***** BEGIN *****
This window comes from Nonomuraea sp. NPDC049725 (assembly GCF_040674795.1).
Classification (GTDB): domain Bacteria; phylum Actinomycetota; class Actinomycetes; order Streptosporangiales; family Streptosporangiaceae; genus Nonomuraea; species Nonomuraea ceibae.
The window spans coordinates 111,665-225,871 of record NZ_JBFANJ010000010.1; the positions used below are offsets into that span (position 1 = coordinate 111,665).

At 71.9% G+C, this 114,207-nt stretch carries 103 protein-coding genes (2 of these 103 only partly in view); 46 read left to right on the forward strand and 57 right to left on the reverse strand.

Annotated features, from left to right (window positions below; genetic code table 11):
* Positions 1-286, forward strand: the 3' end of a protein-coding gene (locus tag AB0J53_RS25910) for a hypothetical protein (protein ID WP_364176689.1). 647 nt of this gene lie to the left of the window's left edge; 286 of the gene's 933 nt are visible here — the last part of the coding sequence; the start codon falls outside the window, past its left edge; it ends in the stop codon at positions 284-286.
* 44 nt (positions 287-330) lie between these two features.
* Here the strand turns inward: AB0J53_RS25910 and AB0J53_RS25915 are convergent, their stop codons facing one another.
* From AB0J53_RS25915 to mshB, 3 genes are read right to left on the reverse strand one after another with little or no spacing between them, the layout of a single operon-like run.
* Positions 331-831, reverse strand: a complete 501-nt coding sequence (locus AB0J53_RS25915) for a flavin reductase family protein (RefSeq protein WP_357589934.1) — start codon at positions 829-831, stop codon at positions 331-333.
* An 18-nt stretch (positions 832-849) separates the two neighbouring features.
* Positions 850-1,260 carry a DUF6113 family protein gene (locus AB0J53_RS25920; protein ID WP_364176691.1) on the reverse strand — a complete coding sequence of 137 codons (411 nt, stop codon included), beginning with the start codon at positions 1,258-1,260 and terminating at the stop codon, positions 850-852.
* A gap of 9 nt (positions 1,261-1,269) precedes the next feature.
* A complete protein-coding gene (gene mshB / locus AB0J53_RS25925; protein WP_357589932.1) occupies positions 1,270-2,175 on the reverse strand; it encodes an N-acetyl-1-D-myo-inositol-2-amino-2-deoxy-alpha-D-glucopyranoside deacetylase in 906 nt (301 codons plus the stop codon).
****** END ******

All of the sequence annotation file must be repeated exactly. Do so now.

This window comes from Nonomuraea sp. NPDC049725 (assembly GCF_040674795.1).
Classification (GTDB): domain Bacteria; phylum Actinomycetota; class Actinomycetes; order Streptosporangiales; family Streptosporangiaceae; genus Nonomuraea; species Nonomuraea ceibae.
The window spans coordinates 111,665-225,871 of record NZ_JBFANJ010000010.1; the positions used below are offsets into that span (position 1 = coordinate 111,665).

At 71.9% G+C, this 114,207-nt stretch carries 103 protein-coding genes (2 of these 103 only partly in view); 46 read left to right on the forward strand and 57 right to left on the reverse strand.

Annotated features, from left to right (window positions below; genetic code table 11):
* Positions 1-286, forward strand: the 3' end of a protein-coding gene (locus tag AB0J53_RS25910) for a hypothetical protein (protein ID WP_364176689.1). 647 nt of this gene lie to the left of the window's left edge; 286 of the gene's 933 nt are visible here — the last part of the coding sequence; the start codon falls outside the window, past its left edge; it ends in the stop codon at positions 284-286.
* 44 nt (positions 287-330) lie between these two features.
* Here the strand turns inward: AB0J53_RS25910 and AB0J53_RS25915 are convergent, their stop codons facing one another.
* From AB0J53_RS25915 to mshB, 3 genes are read right to left on the reverse strand one after another with little or no spacing between them, the layout of a single operon-like run.
* Positions 331-831, reverse strand: a complete 501-nt coding sequence (locus AB0J53_RS25915) for a flavin reductase family protein (RefSeq protein WP_357589934.1) — start codon at positions 829-831, stop codon at positions 331-333.
* An 18-nt stretch (positions 832-849) separates the two neighbouring features.
* Positions 850-1,260 carry a DUF6113 family protein gene (locus AB0J53_RS25920; protein ID WP_364176691.1) on the reverse strand — a complete coding sequence of 137 codons (411 nt, stop codon included), beginning with the start codon at positions 1,258-1,260 and terminating at the stop codon, positions 850-852.
* A gap of 9 nt (positions 1,261-1,269) precedes the next feature.
* A complete protein-coding gene (gene mshB / locus AB0J53_RS25925; protein WP_357589932.1) occupies positions 1,270-2,175 on the reverse strand; it encodes an N-acetyl-1-D-myo-inositol-2-amino-2-deoxy-alpha-D-glucopyranoside deacetylase in 906 nt (301 codons plus the stop codon).